The Poverty Project 

What is it? 

In 2018 the South Australian Council of Social Services (SACOSS) reported that 60,660 households in South Australia are living below the poverty line.  This represents 9% of all South Australian households, which is 131,945 people.  This includes 22,350 children.

The report considers definitions and measures of poverty.  It is clear that poverty is about more than just income and looks at the importance of housing, energy, water, telecommunications and Justice.  The report looks at the impact that poverty has on access to health, housing, education, employment and social participation. 

It is evident that poverty is a serious problem facing South Australian families.  Research tells us that children growing up in poverty can experience developmental delays, reduced academic success, and impaired lifelong physical and mental health outcomes.

Poverty is described in terms of wealth inequality, living below the poverty line and ‘being poor’. 

The Commissioner is keen to learn more about what children and young people in South Australia understand poverty to mean, how they would describe the impact and what they believe the contributing factors are.  The Commissioner would like to ask young people what they would suggest can be done in SA to ‘help poor kids’. 

Background 

The Commissioner for Children and Young people was established under the Children and Young People (Oversight and Advocacy Bodies) Act 2016.  The Commissioner promotes and advocates for the rights, best interests and well-being of all children and young people in South Australia.  The Commissioner is committed to advocating for children and young people’s involvement in decision-making that affects them, giving particular consideration to the needs of the vulnerable and at-risk children and young people.

Since her appointment the Commissioner, Helen Connolly has met with more than 2,500 of South Australia’s children and young people in various settings and in different contexts for many purposes.  During this time the Commissioner has also heard from many agencies, families, community members and stakeholder groups regarding their concerns or hopes for South Australia’s children.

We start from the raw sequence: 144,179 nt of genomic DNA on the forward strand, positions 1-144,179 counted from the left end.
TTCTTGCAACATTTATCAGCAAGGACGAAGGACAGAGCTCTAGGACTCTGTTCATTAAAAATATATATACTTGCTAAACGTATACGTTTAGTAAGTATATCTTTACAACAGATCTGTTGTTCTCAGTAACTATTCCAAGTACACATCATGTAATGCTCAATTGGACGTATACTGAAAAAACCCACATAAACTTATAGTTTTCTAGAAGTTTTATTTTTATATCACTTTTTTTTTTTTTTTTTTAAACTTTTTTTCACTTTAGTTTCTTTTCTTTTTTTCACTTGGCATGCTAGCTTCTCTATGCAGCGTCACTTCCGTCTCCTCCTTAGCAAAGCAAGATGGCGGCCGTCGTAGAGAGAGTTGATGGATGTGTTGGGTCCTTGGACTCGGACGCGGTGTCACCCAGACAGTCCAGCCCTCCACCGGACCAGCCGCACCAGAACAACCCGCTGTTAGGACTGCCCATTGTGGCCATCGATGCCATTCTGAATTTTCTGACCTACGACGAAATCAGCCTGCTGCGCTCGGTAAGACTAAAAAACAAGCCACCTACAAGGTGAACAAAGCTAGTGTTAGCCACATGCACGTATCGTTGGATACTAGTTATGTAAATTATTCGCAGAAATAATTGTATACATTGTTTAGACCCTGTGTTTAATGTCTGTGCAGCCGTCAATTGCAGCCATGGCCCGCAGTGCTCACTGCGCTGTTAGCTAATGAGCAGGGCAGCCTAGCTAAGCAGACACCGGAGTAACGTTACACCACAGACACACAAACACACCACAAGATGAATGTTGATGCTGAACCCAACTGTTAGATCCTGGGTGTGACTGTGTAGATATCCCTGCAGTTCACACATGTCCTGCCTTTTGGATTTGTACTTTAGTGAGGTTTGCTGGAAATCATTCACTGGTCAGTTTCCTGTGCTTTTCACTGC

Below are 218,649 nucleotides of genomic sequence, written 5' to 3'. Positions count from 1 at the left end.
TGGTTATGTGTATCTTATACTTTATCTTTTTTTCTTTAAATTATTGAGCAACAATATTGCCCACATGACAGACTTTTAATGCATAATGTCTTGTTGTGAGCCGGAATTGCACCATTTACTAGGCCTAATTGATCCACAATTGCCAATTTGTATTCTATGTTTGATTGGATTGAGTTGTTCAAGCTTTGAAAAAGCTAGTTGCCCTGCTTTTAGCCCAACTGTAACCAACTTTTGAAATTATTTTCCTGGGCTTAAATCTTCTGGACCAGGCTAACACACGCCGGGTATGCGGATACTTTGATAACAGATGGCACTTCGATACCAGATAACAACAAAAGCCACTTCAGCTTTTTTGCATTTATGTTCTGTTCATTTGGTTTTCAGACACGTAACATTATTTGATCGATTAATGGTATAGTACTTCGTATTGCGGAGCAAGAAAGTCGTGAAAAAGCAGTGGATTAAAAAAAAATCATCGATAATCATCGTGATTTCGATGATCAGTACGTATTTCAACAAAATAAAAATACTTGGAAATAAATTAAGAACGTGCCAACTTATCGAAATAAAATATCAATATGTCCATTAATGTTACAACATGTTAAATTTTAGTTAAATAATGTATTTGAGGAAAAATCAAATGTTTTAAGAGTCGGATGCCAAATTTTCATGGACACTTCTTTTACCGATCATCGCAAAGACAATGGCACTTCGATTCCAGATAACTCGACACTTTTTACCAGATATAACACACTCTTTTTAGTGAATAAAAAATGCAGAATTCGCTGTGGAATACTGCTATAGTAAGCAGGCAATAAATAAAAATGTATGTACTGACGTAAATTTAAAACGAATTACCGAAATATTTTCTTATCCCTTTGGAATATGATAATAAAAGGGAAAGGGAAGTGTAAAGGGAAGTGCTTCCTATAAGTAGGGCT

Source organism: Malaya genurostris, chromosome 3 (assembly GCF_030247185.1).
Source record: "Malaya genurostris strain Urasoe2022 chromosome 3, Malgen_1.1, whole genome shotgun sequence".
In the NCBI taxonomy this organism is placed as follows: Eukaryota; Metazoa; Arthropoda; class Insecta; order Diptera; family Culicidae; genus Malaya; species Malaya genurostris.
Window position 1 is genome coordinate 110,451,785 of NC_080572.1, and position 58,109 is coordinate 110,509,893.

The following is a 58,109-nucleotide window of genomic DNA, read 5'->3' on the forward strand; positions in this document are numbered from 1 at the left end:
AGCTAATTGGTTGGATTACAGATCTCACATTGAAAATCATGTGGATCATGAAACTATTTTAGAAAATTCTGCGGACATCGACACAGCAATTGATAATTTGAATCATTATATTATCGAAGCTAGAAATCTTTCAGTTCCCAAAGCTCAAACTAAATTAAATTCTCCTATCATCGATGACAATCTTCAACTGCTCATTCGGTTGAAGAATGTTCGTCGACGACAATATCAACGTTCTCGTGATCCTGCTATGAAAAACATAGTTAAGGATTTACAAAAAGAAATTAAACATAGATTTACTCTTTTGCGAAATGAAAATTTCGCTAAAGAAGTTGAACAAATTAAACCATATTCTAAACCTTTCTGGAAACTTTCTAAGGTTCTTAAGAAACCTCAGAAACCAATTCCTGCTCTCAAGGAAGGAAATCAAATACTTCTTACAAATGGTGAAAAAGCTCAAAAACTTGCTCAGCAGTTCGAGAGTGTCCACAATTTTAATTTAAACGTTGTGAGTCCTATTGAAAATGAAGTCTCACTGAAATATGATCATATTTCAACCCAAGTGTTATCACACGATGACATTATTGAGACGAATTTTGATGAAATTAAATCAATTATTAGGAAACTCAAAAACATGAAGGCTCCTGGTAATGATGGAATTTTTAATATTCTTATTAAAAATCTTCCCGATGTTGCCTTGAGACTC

During the Listening Tour children and young people told the Commissioner that ‘Helping Poor Kids’ should be one of her top five priorities.  Children and Young people talked about wanting cheaper bills to make it easier for families, wanting all children to get a good education and access to activities, sports and fun things to do to be possible for everyone.

The Project

  1. Conversations with Young People
  • Exploring what ‘Helping Poor Kids’ means.
  • ‘Helping poor kids’ and Poverty: are they the same?
  1. Stakeholder Engagement – Discussions with key stakeholders
  2. Survey – Develop and distribute survey to selected groups – online
  3. Focus groups with Young People
  • A crucial aspect of the project is developing an understanding of what children and young people think poverty looks like, what they think the impacts are and what factors might contribute to poverty.
  1. UN Youth Day Forum
  • Day Forum – Co-hosted with UN Youth
  • Exploring the impact of poverty on children and young people from a rights perspective?
  • Considering what are the current responses to addressing poverty?
  • Considering what more should be done, and by who, to address issues associated with poverty?

Find Out More about the Poverty Project